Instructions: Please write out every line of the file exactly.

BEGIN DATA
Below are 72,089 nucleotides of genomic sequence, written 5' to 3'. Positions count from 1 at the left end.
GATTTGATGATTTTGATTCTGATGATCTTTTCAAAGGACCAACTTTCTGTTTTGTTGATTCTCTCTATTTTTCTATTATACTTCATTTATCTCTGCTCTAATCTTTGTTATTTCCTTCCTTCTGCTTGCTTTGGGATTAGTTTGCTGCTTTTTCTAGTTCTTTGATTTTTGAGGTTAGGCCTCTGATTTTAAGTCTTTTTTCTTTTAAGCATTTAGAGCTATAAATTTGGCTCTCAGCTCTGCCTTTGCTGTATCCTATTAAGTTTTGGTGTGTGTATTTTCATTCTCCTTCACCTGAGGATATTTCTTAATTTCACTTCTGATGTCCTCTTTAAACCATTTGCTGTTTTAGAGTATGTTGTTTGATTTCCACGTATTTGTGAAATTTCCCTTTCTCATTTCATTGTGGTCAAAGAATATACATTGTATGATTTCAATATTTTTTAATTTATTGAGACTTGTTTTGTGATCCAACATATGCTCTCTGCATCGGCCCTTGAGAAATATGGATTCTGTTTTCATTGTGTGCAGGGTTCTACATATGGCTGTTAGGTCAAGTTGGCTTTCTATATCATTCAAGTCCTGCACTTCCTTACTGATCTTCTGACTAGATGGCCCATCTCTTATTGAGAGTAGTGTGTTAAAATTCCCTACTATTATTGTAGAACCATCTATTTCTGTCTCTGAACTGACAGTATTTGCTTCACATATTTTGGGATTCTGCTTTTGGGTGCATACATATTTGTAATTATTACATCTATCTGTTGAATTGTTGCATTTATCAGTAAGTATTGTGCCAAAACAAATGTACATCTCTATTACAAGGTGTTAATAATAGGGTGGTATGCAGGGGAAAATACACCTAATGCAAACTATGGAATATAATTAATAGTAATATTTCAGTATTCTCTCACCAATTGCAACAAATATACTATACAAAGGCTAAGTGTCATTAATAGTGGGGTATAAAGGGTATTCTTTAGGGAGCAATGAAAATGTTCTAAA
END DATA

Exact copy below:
Below are 72,089 nucleotides of genomic sequence, written 5' to 3'. Positions count from 1 at the left end.
GATTTGATGATTTTGATTCTGATGATCTTTTCAAAGGACCAACTTTCTGTTTTGTTGATTCTCTCTATTTTTCTATTATACTTCATTTATCTCTGCTCTAATCTTTGTTATTTCCTTCCTTCTGCTTGCTTTGGGATTAGTTTGCTGCTTTTTCTAGTTCTTTGATTTTTGAGGTTAGGCCTCTGATTTTAAGTCTTTTTTCTTTTAAGCATTTAGAGCTATAAATTTGGCTCTCAGCTCTGCCTTTGCTGTATCCTATTAAGTTTTGGTGTGTGTATTTTCATTCTCCTTCACCTGAGGATATTTCTTAATTTCACTTCTGATGTCCTCTTTAAACCATTTGCTGTTTTAGAGTATGTTGTTTGATTTCCACGTATTTGTGAAATTTCCCTTTCTCATTTCATTGTGGTCAAAGAATATACATTGTATGATTTCAATATTTTTTAATTTATTGAGACTTGTTTTGTGATCCAACATATGCTCTCTGCATCGGCCCTTGAGAAATATGGATTCTGTTTTCATTGTGTGCAGGGTTCTACATATGGCTGTTAGGTCAAGTTGGCTTTCTATATCATTCAAGTCCTGCACTTCCTTACTGATCTTCTGACTAGATGGCCCATCTCTTATTGAGAGTAGTGTGTTAAAATTCCCTACTATTATTGTAGAACCATCTATTTCTGTCTCTGAACTGACAGTATTTGCTTCACATATTTTGGGATTCTGCTTTTGGGTGCATACATATTTGTAATTATTACATCTATCTGTTGAATTGTTGCATTTATCAGTAAGTATTGTGCCAAAACAAATGTACATCTCTATTACAAGGTGTTAATAATAGGGTGGTATGCAGGGGAAAATACACCTAATGCAAACTATGGAATATAATTAATAGTAATATTTCAGTATTCTCTCACCAATTGCAACAAATATACTATACAAAGGCTAAGTGTCATTAATAGTGGGGTATAAAGGGTATTCTTTAGGGAGCAATGAAAATGTTCTAAA